What's your favorite cocktail? It's a question I hear a lot, and frankly it's a tough one. We all enjoy different things at different times: a Dark and Stormy on the patio, a Mimosa or Bloody Mary at brunch, and maybe a Manhattan or a Negroni at a top-notch, old-school bar. But let's give it a shot. I'm going to tell you about 5 of my desert-island cocktail picks (some chosen for mostly sentimental reasons) - and then I want to hear yours.
- Gin and Tonic. Cool, crisp, with bitterness, sweetness - and bubbles. This was my very first mixed drink and it was love at first sip. While my friends preferred sweeter stuff like Rum and Cokes or Fuzzy Navels (I'm dating myself here, it was the 80s), I loved and still love the distinctively bitter taste of tonic water.
- Martini. Silky smooth, crystal clear, and packing a wonderfully boozy wallop, it's with good reason that this cocktail's stayed popular for close to 100 years. While there sometimes seem to be nearly as many possible (and hotly debated) ways to mix a Martini as there are drinkers (Shaken or stirred? Gin or vodka? A whisper of vermouth or a healthy measure? Garnish with an olive or a twist?), it's the simplicity and pureness of the drink that makes it the Holy Grail of all cocktails for me.
- Margarita. The warmth of tequila, the tang of lime juice, the orange-y sweetness of triple sec, the coarse crunch of salt - of all the drinks in the sours family, I think the Margarita might be my favorite. It pairs so beautifully with Mexican food - and crispy, salty snacks.
- Sazerac (not pictured). A beautifully nuanced and layered drink, the Sazerac is believed to be the very first cocktail ever invented. The official drink of New Orleans, it's a wonderfully sippable and contemplative cocktail for any time or place (I had my very first one on a cold night in Toronto). It's a bit of a finicky drink to make: the cocktail glass must first be "rinsed" with a few drops of absinthe or pastis, and the surface of the finished drink must be lightly misted with the oil released by twisting the zest of a lemon, but the payoff is worth it. Nothing like a Sazerac.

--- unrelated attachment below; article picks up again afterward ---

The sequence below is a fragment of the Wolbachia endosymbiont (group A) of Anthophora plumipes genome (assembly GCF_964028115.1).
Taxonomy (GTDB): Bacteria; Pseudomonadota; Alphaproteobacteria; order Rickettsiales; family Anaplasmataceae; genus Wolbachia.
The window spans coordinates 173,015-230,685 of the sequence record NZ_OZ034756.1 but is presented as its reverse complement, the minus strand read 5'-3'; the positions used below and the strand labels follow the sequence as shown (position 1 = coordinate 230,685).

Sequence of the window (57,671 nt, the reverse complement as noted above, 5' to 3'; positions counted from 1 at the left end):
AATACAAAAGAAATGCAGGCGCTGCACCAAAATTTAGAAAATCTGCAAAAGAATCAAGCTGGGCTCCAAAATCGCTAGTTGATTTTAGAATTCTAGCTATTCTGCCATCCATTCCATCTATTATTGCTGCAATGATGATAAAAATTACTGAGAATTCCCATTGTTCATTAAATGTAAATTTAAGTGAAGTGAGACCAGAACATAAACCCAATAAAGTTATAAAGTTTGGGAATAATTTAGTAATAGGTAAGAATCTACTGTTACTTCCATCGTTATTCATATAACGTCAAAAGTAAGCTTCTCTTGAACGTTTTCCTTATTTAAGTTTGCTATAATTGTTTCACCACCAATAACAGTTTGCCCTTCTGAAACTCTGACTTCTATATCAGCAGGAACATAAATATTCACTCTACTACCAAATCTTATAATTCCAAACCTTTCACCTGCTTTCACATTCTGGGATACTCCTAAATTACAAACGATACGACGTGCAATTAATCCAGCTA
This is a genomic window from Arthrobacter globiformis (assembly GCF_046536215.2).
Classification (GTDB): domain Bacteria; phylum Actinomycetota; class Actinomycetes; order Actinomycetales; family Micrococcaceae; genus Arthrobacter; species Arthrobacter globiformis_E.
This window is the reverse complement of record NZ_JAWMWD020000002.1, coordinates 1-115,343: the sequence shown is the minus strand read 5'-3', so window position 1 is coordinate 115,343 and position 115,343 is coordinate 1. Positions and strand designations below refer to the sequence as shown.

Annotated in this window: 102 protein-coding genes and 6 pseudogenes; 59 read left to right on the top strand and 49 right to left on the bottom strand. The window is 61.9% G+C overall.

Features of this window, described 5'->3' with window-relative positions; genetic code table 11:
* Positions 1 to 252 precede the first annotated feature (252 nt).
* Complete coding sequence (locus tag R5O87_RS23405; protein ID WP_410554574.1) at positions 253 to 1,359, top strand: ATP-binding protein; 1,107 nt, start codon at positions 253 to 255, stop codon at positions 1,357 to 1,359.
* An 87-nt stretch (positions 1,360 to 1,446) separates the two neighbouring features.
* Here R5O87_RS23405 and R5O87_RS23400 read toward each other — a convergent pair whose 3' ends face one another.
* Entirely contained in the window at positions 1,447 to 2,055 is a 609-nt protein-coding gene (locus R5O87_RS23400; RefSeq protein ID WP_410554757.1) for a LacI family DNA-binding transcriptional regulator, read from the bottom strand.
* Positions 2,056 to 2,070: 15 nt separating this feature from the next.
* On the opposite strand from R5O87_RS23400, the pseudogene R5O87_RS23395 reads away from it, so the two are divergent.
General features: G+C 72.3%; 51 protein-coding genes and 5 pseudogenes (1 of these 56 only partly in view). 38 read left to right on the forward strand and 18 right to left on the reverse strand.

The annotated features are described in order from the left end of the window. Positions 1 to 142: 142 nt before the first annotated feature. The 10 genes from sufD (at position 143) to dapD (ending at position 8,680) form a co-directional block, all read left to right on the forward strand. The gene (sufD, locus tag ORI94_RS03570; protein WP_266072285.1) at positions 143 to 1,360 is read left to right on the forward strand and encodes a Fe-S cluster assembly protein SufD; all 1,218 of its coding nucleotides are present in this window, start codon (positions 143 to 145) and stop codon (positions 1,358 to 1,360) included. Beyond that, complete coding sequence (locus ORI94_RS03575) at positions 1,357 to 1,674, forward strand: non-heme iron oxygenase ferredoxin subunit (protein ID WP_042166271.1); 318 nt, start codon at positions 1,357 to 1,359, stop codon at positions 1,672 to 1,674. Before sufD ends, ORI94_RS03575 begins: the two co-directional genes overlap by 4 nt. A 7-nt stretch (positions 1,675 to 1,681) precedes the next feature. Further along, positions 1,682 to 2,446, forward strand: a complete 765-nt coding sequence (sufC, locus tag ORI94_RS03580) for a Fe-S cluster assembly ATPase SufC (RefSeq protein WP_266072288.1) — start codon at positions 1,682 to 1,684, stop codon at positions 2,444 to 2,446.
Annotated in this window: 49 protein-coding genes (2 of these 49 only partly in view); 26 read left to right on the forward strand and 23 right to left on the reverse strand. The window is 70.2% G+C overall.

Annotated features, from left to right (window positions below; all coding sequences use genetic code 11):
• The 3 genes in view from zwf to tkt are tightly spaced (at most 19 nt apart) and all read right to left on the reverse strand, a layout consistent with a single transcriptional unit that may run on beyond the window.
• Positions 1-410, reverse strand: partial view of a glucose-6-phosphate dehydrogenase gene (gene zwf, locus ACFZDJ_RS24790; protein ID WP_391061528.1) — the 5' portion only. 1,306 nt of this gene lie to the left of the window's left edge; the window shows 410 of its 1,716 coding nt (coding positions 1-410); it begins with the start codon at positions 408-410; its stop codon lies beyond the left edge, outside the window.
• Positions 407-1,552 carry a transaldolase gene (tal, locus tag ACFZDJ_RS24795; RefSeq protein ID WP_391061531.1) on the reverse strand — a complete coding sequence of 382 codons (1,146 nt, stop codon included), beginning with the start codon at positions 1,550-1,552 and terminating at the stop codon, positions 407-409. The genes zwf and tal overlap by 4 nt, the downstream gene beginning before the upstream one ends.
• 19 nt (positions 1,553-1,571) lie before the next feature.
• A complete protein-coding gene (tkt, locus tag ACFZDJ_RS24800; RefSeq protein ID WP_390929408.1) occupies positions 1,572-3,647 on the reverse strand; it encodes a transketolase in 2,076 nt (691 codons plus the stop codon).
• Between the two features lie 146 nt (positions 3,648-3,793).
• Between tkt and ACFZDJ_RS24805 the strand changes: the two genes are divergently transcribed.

- Pimm's Cup. From the first time I sipped one of these tall, cool, ever-so-British drinks after a long day of gardening, I was hooked. Citrusy and herbal, and loaded with fresh fruit and vegetable garnishes, nothing says summer to me quite like a Pimm's Cup.
- Earl Grey MarTEAni. Okay, I'm cheating. I told I was going to give you my top 5, and here I am at number 6. But I really think this delicious drink deserves a mention. While the 5 I listed have been around for generations, the Earl Grey MarTEAni's a recent invention, and it's quickly made its way into my own personal Pantheon. A delicate mixture of Earl Grey tea-infused gin, sugar, lemon and egg white, garnished with finely-grated lemon and superfine sugar - wow, I could really go for one of these right now.
Now it's your turn. What are your top 5 desert-island cocktail picks?
Nora Maynard is a longtime home mixologist and an occasional instructor at NYC's Astor Center. She is a contributor to The Business of Food: Encyclopedia of the Food and Drink Industries and is the recipient of the American Egg Board Fellowship in culinary writing at the Writers' Colony at Dairy Hollow. She previously covered food and drink in film at The Kitchn in her weekly column, The Celluloid Pantry.
(Images: Nora Maynard)